GPM: In November 2018, you published an article “Minimally Invasive versus Abdominal Radical Hysterectomy for Cervical Cancer” concluding that minimally invasive radical hysterectomy was associated with lower rates of disease-free survival and overall survival than open abdominal radical hysterectomy among women with early-stage cervical cancer. We are surprised at this result. What are influent factors of this result? Do you have any further trails?
Dr. Ramirez: We were all surprised at these results but since the publication of this trial, there have been a subsequent number of studies confirming the same findings, that minimally invasive radical hysterectomy is worse in terms of higher recurrences and shorter disease-free survival when compared to open radical hysterectomy. The impact of these findings is that at MD Anderson, as in many other institutions around the world, minimally invasive surgery is no longer performed. Guidelines have been changed and there has been an overall change in the standard of care in the surgical management of early cervical cancer.
GPM: Can you introduce us to your other research or trails? What are your future research directions?
Dr. Ramirez: There are several ongoing research trials. One of the major ones, is a trial exploring whether minimally invasive interval cytoreductive surgery impacts patient outcomes in the setting of advanced ovarian cancer. This trial is called the LANCE Trial. We are also exploring several important clinical and peri-operative questions in our many trials in the ERAS program.
About the textbook of Principles of Gynecologic Oncology Surgery, 1st edition
GPM: As far as your specialty—gynecology oncology—what cancer is the most deadly and of what should patients to be aware?
Dr. Ramirez: In gynecologic oncology, the most common type of cancer is endometrial cancer as it pertains to the United States. This is secondary to the fact that the greatest risk factor for endometrial cancer is obesity and this is a major health care issue in our country. The most deadly type of cancer is ovarian cancer since most patients present with advanced stage disease. Patients should be aware of several factors as it pertains to this disease. First, it has been shown that patient outcomes are significantly improved when the patient sees a specialist, gynecologic oncologist, as opposed to a general surgeon or general gynecologist. Second, the type of surgery that is performed impacts the outcome with a much higher survival in patients that have no residual disease at the completion of surgery. Third, there are a number of novel therapeutics that were not available in the past when only chemotherapy was the option for treatment. All patients are encouraged to seek the care of a gynecologic oncologists who can expand on all of these points.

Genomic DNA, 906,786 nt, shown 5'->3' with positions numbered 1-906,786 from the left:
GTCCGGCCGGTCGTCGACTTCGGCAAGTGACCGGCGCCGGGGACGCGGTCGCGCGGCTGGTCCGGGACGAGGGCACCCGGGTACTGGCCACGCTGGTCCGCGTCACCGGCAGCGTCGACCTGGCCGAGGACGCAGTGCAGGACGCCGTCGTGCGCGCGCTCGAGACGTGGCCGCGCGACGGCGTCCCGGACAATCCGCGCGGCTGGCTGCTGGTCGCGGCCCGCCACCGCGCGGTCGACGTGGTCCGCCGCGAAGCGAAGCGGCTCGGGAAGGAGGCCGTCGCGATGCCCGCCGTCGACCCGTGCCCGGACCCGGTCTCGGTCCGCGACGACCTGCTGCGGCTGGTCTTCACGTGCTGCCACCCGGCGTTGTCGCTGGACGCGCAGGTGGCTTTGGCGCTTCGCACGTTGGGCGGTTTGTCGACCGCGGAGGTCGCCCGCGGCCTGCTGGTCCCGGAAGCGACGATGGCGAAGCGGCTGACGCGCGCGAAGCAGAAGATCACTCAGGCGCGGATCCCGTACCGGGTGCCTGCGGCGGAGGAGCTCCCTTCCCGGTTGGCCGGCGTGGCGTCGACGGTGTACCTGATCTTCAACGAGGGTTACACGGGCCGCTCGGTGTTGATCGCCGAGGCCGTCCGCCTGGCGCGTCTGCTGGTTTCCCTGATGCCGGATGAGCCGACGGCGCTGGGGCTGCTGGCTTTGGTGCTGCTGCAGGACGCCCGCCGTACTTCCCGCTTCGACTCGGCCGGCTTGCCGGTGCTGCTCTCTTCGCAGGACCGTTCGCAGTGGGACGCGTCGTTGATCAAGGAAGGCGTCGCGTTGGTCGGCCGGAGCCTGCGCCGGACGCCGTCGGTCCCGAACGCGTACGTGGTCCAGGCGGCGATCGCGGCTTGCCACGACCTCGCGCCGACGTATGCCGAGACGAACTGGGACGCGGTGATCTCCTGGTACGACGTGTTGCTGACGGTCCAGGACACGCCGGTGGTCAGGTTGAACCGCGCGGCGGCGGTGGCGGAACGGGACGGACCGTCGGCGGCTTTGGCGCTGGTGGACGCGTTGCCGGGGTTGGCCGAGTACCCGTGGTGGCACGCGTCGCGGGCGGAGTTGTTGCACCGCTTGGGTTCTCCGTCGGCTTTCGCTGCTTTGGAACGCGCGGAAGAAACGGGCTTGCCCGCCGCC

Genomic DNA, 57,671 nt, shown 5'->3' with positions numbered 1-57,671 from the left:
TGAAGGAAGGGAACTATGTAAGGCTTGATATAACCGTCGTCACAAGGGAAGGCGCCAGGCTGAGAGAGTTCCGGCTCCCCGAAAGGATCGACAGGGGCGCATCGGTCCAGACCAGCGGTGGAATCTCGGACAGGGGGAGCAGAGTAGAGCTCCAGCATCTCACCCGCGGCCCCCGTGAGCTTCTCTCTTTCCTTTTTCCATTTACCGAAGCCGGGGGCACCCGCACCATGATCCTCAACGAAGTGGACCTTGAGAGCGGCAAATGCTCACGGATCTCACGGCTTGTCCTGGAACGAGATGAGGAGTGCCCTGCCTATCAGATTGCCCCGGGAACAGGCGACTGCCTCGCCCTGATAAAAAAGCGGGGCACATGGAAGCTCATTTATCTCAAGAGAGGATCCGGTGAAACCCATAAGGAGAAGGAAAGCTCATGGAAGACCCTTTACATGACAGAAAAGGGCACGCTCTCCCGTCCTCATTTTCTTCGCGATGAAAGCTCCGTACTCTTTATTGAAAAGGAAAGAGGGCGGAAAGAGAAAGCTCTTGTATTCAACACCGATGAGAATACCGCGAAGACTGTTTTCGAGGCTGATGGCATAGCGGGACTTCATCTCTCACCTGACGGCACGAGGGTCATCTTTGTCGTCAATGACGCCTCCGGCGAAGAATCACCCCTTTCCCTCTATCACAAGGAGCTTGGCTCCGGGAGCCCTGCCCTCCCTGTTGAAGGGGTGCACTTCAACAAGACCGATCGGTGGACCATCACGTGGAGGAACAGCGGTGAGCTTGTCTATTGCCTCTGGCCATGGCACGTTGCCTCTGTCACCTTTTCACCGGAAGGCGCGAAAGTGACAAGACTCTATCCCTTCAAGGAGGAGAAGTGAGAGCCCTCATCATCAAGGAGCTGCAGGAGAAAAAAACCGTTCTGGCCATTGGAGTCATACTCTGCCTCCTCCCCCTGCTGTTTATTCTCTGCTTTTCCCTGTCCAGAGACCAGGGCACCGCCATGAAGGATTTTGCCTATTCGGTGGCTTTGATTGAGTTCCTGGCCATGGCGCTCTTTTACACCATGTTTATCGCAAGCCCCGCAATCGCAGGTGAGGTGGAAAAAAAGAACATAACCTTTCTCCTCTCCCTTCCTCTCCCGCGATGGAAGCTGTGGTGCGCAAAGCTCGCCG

GPM: What is the genesis story of the book Principles of Gynecologic Oncology Surgery back then?
Dr. Ramirez: The idea for the textbook was based on the fact that we considered that in our specialty there was no source for information regarding the surgical aspects and techniques of the management of gynecologic cancers. We considered that our field needed a textbook that specifically focused on surgical technique and the details of procedures, on the evaluation of patients prior to surgery, and on the prevention and management of complications associated with each of these procedures.
GPM: What are the key features of this book?
Dr. Ramirez: There are several features of this book that make it a unique text for gynecologic oncologists and trainees. One of the best attributes of this textbook is the fact that it focuses on surgical techniques and the specific steps of procedures routinely performed by gynecologic oncologists. Each chapter focuses on the evaluation of the patient prior to surgery, on the details of the procedure with an emphasis on tips and tricks to assure the highest likelihood of success, and on the prevention and management of complications from each of these procedures. There is material on both open and minimally invasive surgery, including laparoscopy and robotic surgery. In addition, there are special chapters on topics of relevance to all surgeons, such as ERAS programs. Lastly, the book also includes videos for a broad range of gynecologic oncology procedures.
GPM: What do you find rewarding about publishing this book?
Dr. Ramirez: The greatest reward is to see the feedback from all levels of individuals who care for women with gynecologic cancers. It is great to see fellows and residents learning from this book prior to entering the operating room and from faculty who turn to the book to see the latest approach on a particular procedure or management of a surgical complication. It is extremely rewarding to see that patients are benefiting from all the hard work and dedication that was put into the development of this textbook.
GPM: You are actively involved in clinical work, research, training younger physicians, and journal work. How do you strike a balance whilst having such a heavy workload? Which one you like the most and why?
Dr. Ramirez: In order to manage such a large amount of responsibilities, one must be able to prioritize and work extremely efficiently. I think my absolute love and dedication for what I do gives me the energy and motivation to achieve so much with limited time. These are all responsibilities that I enjoy and I don’t favor one over the other as each is very different and the satisfaction from each is unique in its own way.
We would like to express our sincerest gratitude to Dr. Pedro T. Ramirez for sharing his stories, insights and opinions with us.
Conflicts of Interest: The author has no conflicts of interest to declare.
Ethical Statement: The author is accountable for all aspects of the work in ensuring that questions related to the accuracy or integrity of any part of the work are appropriately investigated and resolved.
(Science Editor: Silvia Zhou, GPM, email@example.com)
Cite this article as: Zhou S. Dr. Pedro T. Ramirez: the textbook of Principles of Gynecologic Oncology Surgery. Gynecol Pelvic Med 2019;2:13.